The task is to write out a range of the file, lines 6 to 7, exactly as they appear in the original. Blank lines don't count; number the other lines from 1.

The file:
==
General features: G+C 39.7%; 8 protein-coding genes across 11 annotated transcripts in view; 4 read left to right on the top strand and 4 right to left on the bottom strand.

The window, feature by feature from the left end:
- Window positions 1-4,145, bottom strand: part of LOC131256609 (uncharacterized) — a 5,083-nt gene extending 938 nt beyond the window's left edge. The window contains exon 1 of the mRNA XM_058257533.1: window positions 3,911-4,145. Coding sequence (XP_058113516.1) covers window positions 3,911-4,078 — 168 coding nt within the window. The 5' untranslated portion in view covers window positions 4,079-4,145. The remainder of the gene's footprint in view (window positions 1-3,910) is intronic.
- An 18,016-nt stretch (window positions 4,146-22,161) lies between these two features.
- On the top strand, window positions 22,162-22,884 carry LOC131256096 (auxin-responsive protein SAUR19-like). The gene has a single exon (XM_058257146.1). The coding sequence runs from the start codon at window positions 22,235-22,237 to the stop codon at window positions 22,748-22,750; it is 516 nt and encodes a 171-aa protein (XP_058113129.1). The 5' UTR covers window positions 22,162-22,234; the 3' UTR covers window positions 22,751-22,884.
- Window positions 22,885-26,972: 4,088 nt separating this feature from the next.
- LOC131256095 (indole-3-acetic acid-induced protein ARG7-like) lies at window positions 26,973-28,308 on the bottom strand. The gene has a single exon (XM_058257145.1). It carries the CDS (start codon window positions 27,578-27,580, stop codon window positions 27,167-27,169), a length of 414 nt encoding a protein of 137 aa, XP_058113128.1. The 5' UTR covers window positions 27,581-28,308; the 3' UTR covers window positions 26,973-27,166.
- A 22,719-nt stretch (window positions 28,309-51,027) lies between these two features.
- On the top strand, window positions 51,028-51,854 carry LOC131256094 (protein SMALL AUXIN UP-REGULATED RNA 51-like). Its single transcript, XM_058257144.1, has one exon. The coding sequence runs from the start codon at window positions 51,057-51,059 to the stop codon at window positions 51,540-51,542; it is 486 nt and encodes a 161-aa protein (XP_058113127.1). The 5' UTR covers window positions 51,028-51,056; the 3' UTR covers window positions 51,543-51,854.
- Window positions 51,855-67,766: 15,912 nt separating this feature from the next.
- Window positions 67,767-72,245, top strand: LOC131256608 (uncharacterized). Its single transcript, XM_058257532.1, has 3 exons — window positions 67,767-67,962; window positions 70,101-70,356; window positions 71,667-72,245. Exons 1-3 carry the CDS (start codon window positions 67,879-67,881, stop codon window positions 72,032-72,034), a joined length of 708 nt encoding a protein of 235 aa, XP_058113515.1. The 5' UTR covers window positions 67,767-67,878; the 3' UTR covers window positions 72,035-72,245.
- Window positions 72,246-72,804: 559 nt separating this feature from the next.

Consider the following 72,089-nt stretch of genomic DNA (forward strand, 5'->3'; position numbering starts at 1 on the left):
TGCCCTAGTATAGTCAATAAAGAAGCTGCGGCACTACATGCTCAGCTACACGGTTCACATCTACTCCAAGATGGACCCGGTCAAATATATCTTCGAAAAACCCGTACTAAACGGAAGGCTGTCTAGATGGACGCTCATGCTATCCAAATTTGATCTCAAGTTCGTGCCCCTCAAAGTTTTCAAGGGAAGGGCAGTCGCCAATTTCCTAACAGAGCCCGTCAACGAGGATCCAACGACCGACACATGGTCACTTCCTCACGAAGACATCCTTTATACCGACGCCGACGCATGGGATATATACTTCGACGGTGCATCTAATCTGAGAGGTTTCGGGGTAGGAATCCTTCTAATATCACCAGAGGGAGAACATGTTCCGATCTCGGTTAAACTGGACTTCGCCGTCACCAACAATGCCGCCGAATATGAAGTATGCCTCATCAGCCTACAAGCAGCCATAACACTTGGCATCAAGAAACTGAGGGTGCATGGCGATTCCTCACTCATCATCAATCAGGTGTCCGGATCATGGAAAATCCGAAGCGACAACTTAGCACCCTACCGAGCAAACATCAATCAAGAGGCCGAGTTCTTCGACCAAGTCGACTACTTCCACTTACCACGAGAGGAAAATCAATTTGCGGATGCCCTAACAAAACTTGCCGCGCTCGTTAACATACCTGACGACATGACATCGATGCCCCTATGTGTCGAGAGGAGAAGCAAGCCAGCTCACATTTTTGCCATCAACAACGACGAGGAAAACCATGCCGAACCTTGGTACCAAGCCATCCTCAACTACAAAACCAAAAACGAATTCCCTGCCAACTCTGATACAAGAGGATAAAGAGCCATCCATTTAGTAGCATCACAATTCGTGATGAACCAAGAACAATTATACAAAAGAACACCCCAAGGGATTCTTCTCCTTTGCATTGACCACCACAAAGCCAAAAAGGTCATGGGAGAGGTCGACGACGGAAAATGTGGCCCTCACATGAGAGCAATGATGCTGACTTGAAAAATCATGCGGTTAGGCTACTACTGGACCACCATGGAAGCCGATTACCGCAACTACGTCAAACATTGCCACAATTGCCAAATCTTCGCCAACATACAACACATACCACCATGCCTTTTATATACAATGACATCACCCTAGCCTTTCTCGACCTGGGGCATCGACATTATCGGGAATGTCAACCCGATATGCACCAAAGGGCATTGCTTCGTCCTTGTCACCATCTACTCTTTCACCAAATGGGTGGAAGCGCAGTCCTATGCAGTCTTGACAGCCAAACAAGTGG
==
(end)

- Window positions 22,885-26,972: 4,088 nt separating this feature from the next.
- LOC131256095 (indole-3-acetic acid-induced protein ARG7-like) lies at window positions 26,973-28,308 on the bottom strand. The gene has a single exon (XM_058257145.1). It carries the CDS (start codon window positions 27,578-27,580, stop codon window positions 27,167-27,169), a length of 414 nt encoding a protein of 137 aa, XP_058113128.1. The 5' UTR covers window positions 27,581-28,308; the 3' UTR covers window positions 26,973-27,166.